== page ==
Yesterday, I was having lunch with a friend and I kept talking and talking. Generally, I try to be more of a listener and ask questions, but I’m excited about a few things – especially the work we’re doing to get MeaningfulWomen.com off the ground — and I couldn’t stop talking about them. As we were finishing our lunch, I realized that I knew nothing about her Christmas, her New Year’s, or anything that was going on with her for the past few weeks. I felt terrible, so I started apologizing and apologizing. She stopped me by saying “You did nothing wrong. Don’t apologize.”
I thought I had broken this bad habit of over apologizing. I use to be a serial apologizer. I’ve been known to apologize for apologizing. Eeeekkk…it makes me uncomfortable just writing this, but it’s true.
When I first met my husband, he told me I was great, but the one thing he didn’t like was how much I apologized. He broke my habit by telling me “You are sorry” every time I said “sorry”. I got pretty tired of being told that I was sorry, so I was able to curb that habit around him. Try as I might, though, I still catch myself falling into my old routine at times.
There have been studies conducted that indicate women do apologize more than men. However, men apologize when they deem it appropriate. Women have a lower threshold for what requires an apology because they are more focused on promoting harmony in their relationships. We’re also more empathetic.
For me, when I find myself over-apologizing, I’m reminded that even with my yoga, my reading, my meditation, and my “wisdom” that comes with age, I still have some girlish insecurities. All things being equal, I’d rather over-apologize than under-apologize, but it would be nice to be on the fine line in between the two.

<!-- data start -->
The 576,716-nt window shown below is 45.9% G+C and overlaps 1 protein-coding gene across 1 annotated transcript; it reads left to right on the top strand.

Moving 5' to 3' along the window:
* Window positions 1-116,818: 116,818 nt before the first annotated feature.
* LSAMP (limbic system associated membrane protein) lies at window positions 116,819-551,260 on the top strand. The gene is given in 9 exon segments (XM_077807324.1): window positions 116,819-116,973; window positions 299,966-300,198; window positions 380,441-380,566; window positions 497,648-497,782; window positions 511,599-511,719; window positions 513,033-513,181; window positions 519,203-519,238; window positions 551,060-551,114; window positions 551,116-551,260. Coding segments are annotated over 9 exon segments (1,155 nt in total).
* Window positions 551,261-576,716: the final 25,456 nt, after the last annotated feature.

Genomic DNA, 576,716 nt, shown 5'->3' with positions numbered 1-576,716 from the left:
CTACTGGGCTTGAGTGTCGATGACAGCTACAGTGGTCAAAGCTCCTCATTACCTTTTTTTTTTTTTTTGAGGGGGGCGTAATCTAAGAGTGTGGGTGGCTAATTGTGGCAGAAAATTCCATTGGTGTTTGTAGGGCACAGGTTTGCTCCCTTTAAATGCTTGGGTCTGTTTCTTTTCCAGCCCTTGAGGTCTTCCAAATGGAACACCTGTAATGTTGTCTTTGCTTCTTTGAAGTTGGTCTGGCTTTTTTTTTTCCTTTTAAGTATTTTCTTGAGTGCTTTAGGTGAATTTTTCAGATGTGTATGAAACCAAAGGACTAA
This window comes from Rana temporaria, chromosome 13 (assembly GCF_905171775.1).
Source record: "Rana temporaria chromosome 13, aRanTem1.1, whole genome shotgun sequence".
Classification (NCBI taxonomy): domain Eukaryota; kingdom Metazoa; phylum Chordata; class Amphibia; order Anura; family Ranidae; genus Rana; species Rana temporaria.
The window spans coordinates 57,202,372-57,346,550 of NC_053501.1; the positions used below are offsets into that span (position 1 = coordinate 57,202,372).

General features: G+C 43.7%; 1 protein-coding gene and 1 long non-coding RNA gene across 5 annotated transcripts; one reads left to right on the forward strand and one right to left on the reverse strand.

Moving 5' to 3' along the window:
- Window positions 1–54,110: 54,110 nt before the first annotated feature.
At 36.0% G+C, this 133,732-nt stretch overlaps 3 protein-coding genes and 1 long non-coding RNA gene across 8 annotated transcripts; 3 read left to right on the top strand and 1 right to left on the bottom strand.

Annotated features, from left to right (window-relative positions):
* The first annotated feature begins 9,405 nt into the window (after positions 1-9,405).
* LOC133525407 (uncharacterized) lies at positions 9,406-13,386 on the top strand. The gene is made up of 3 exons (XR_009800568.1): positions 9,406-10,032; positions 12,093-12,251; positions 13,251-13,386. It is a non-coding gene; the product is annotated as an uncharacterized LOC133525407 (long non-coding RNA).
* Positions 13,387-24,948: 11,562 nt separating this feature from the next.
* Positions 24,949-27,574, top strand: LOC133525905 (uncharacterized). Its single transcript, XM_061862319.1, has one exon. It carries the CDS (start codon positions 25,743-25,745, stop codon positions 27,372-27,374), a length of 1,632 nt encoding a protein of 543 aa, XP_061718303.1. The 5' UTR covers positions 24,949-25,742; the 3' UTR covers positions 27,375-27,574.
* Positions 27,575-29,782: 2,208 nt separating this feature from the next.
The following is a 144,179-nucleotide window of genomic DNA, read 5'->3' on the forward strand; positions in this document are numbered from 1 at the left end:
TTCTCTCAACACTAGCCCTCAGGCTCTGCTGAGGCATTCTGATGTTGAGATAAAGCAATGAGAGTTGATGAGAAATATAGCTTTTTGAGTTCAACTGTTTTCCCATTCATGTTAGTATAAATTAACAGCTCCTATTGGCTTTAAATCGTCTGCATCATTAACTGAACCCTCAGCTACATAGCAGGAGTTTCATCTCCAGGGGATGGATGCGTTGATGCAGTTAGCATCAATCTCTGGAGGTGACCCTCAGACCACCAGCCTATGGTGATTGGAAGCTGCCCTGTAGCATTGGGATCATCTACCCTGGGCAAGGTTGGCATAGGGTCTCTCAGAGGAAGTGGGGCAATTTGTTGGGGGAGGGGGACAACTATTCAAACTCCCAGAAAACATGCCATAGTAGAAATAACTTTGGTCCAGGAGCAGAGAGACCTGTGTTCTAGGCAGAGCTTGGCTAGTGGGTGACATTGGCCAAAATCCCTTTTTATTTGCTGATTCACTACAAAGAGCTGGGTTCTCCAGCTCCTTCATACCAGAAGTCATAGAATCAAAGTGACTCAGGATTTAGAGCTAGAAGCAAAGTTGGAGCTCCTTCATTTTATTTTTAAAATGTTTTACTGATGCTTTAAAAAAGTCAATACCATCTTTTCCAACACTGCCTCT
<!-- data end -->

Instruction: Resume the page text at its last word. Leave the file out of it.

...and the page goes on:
The current media landscape skillfully plays on our insecurities. In efforts to sell us more “stuff”, we are barraged with messages of “the best diet secrets”, “how to make him crazy in bed”, “how to wear your hair”, what kind of jeans or swimsuits “work best for your body type”, or what so-and-so celebrity is wearing/eating/dating/dieting, etc. We are subconsciously told that we are not enough – not skinny enough, not pretty enough, we don’t wear the right clothes, we don’t eat the right superfoods, we make mistakes in raising our kids, more mistakes in managing our money, etc. It’s very exhausting, isn’t it?!
I’m lucky to have a great husband who’s taught me that saying “I’m sorry” too often is not only dis-empowering, it takes the meaning out of the words — when the boy who cried wolf needed help, everyone thought he was scheming.
I’m thrilled to be 38 and able to put most of my over-apologizing behind me. My focus is raise my daughter to be self-confident and know she is perfect. She doesn’t need diets or clothes or instructions on how to be better.
So next time you vent to a friend when you need to unload, or you took a short-cut on your contribution to a pot-luck, or your kid is “having a day” and isn’t behaving his best, please think about whether “I’m sorry” is really necessary.
Ellen Padnos lives in Manhattan Beach, CA with her husband, Ben, her children Anthony (4), and Annie (1), and her Cavalier King Charles Spaniel, Lola. You can also follow her on Twitter (@ellenpadnos).